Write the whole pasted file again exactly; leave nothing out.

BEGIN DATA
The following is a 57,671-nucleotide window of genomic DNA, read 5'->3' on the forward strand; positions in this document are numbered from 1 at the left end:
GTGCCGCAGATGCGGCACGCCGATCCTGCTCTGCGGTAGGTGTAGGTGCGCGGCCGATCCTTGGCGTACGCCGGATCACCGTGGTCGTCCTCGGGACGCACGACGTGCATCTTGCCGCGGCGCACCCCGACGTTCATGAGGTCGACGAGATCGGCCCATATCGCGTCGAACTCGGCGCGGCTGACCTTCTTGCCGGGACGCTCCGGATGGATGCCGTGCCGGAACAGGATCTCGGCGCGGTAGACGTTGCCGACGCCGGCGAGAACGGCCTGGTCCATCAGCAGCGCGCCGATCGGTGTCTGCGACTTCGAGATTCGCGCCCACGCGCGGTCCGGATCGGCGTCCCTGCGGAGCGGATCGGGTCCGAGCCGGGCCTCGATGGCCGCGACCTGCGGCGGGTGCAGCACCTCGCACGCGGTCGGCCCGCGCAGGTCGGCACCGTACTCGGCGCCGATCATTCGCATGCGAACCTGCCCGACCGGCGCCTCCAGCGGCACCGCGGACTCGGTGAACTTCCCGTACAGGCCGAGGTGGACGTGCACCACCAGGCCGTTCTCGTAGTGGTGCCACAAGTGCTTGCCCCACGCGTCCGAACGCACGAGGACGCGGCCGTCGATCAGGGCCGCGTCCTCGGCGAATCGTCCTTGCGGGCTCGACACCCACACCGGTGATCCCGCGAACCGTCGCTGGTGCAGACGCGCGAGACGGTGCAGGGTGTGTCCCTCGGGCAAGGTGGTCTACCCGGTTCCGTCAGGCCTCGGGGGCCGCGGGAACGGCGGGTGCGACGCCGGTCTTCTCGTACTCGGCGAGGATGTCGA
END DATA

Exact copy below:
The following is a 57,671-nucleotide window of genomic DNA, read 5'->3' on the forward strand; positions in this document are numbered from 1 at the left end:
GTGCCGCAGATGCGGCACGCCGATCCTGCTCTGCGGTAGGTGTAGGTGCGCGGCCGATCCTTGGCGTACGCCGGATCACCGTGGTCGTCCTCGGGACGCACGACGTGCATCTTGCCGCGGCGCACCCCGACGTTCATGAGGTCGACGAGATCGGCCCATATCGCGTCGAACTCGGCGCGGCTGACCTTCTTGCCGGGACGCTCCGGATGGATGCCGTGCCGGAACAGGATCTCGGCGCGGTAGACGTTGCCGACGCCGGCGAGAACGGCCTGGTCCATCAGCAGCGCGCCGATCGGTGTCTGCGACTTCGAGATTCGCGCCCACGCGCGGTCCGGATCGGCGTCCCTGCGGAGCGGATCGGGTCCGAGCCGGGCCTCGATGGCCGCGACCTGCGGCGGGTGCAGCACCTCGCACGCGGTCGGCCCGCGCAGGTCGGCACCGTACTCGGCGCCGATCATTCGCATGCGAACCTGCCCGACCGGCGCCTCCAGCGGCACCGCGGACTCGGTGAACTTCCCGTACAGGCCGAGGTGGACGTGCACCACCAGGCCGTTCTCGTAGTGGTGCCACAAGTGCTTGCCCCACGCGTCCGAACGCACGAGGACGCGGCCGTCGATCAGGGCCGCGTCCTCGGCGAATCGTCCTTGCGGGCTCGACACCCACACCGGTGATCCCGCGAACCGTCGCTGGTGCAGACGCGCGAGACGGTGCAGGGTGTGTCCCTCGGGCAAGGTGGTCTACCCGGTTCCGTCAGGCCTCGGGGGCCGCGGGAACGGCGGGTGCGACGCCGGTCTTCTCGTACTCGGCGAGGATGTCGA